27 November 2002 US software giant Microsoft yesterday responded to mounting criticism of its new pricing structure by promising to ease the financial burden for small and medium-sized enterprises (SMEs).
The Redmond, Washington-based company is softening its stance on its corporate software licensing structure to allow SMEs to spread their payments over a three-year period. The new price plan is called Open Value and is due to take effect in early 2003, the company said.
At present, customers must pay a fee up-front in addition to annual fees as part of standard two-year or three-year contracts.
Microsoft said it was setting up a training programme for its channel partners to help them sell the new payment plan to their clients.
The move is being interpreted as an attempt by Microsoft to discourage SMEs from defecting to cheaper rival desktop software products, such as Sun Microsystems’ StarOffice or open-source Linux-based alternatives.
Market research company Gartner claims that Microsoft’s new pricing structure is resulting in price hikes of between 33% and 107% for most of its customers.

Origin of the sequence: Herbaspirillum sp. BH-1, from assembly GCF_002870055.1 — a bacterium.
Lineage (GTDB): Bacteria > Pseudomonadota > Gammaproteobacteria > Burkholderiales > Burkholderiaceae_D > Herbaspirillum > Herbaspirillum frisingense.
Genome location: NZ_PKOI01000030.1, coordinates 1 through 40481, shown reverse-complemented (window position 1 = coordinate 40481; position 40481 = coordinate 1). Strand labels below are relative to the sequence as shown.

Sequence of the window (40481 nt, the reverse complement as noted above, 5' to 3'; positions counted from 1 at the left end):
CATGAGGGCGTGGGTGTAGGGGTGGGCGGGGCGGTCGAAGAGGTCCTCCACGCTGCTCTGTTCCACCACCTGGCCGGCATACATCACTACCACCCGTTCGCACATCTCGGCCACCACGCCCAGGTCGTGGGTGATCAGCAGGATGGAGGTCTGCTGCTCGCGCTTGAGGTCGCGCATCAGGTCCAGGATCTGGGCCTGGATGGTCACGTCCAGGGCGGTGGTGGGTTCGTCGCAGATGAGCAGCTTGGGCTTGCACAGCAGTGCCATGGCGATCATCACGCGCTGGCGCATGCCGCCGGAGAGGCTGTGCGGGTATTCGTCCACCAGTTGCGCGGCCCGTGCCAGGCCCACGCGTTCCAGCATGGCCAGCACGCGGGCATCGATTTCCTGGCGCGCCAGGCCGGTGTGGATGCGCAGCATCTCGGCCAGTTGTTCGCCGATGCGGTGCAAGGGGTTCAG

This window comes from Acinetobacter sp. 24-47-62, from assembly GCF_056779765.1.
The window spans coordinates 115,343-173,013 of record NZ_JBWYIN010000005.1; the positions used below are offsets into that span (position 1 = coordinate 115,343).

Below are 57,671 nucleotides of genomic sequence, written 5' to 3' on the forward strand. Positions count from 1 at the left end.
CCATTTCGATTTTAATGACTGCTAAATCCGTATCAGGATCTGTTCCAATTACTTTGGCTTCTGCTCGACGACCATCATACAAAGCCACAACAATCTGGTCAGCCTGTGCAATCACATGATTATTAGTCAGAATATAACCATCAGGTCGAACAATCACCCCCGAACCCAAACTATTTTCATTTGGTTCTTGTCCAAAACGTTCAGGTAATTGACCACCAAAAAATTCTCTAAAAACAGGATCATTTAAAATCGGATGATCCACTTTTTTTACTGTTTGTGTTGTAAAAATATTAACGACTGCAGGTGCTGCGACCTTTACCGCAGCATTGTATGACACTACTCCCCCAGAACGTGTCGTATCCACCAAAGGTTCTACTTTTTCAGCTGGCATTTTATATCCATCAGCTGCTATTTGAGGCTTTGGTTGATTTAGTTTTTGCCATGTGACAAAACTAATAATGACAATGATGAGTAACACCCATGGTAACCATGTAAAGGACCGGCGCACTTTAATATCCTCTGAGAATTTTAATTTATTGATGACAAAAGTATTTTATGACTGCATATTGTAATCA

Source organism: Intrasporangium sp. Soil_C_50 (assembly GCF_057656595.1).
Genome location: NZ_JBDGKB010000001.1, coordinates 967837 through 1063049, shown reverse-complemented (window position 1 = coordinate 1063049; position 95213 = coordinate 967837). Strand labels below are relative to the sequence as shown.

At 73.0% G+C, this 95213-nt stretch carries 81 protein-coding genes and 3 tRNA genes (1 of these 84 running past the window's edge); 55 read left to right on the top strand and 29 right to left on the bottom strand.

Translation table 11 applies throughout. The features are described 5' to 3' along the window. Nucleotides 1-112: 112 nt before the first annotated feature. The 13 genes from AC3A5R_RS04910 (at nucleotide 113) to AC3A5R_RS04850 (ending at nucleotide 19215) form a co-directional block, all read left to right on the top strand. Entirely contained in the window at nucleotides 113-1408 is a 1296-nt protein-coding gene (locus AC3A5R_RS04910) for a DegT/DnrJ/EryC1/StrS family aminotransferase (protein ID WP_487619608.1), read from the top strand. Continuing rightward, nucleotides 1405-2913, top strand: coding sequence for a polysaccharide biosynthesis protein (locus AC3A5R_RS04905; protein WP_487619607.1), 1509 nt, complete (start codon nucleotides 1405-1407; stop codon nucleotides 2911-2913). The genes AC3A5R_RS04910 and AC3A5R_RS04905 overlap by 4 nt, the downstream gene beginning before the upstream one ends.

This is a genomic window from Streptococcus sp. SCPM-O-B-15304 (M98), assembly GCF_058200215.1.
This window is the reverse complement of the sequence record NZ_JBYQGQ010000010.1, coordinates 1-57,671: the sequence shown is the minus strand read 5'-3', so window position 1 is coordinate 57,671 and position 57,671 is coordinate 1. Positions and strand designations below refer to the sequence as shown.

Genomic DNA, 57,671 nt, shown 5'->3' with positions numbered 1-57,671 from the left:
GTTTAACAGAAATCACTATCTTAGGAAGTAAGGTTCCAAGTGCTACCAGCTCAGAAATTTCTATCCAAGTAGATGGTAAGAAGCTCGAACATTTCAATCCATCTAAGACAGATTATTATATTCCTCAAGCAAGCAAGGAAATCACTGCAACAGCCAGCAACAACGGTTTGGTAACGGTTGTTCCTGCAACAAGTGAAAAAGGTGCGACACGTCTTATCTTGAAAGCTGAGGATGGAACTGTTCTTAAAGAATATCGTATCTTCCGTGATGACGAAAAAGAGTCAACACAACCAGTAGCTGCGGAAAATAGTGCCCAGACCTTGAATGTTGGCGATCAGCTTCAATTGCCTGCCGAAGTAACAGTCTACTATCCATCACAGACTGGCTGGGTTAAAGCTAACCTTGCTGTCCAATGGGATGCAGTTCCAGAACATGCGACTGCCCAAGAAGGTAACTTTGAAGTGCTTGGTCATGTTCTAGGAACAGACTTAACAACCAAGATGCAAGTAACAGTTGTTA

Estimates vary, but most analysts agree that the majority of Microsoft’s customers in the SME sector have yet to sign up to the new structure, despite its coming into force in August 2002.
Alvin Park, a Gartner analyst, says that Open Value will appeal to SMEs that plan to upgrade more than every three-and-a-half years or that want to standardise on Microsoft software.
The timing of the announcement may have a wider significance. Microsoft has decided to tone down its new pricing structure at an important moment in the European Commission’s long-running antitrust investigation of the company. A group of 30 rival technology companies has intensified its lobbying efforts in Brussels in recent weeks.